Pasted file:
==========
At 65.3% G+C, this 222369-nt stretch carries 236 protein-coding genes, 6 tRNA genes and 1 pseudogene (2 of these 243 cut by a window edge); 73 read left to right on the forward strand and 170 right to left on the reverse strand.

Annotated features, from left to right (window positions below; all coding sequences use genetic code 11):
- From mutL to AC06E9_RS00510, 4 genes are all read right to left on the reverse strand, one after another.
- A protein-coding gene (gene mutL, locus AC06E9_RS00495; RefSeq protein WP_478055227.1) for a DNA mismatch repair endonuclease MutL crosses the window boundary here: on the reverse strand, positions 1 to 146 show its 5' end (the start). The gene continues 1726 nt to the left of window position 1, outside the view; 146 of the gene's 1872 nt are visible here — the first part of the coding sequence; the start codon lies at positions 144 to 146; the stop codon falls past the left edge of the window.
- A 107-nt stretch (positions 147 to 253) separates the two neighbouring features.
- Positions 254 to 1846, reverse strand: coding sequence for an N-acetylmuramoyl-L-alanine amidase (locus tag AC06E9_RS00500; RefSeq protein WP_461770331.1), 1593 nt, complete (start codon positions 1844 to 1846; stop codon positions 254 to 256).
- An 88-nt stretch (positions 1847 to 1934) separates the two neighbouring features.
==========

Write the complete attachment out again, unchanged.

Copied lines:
At 65.3% G+C, this 222369-nt stretch carries 236 protein-coding genes, 6 tRNA genes and 1 pseudogene (2 of these 243 cut by a window edge); 73 read left to right on the forward strand and 170 right to left on the reverse strand.

Annotated features, from left to right (window positions below; all coding sequences use genetic code 11):
- From mutL to AC06E9_RS00510, 4 genes are all read right to left on the reverse strand, one after another.
- A protein-coding gene (gene mutL, locus AC06E9_RS00495; RefSeq protein WP_478055227.1) for a DNA mismatch repair endonuclease MutL crosses the window boundary here: on the reverse strand, positions 1 to 146 show its 5' end (the start). The gene continues 1726 nt to the left of window position 1, outside the view; 146 of the gene's 1872 nt are visible here — the first part of the coding sequence; the start codon lies at positions 144 to 146; the stop codon falls past the left edge of the window.
- A 107-nt stretch (positions 147 to 253) separates the two neighbouring features.
- Positions 254 to 1846, reverse strand: coding sequence for an N-acetylmuramoyl-L-alanine amidase (locus tag AC06E9_RS00500; RefSeq protein WP_461770331.1), 1593 nt, complete (start codon positions 1844 to 1846; stop codon positions 254 to 256).
- An 88-nt stretch (positions 1847 to 1934) separates the two neighbouring features.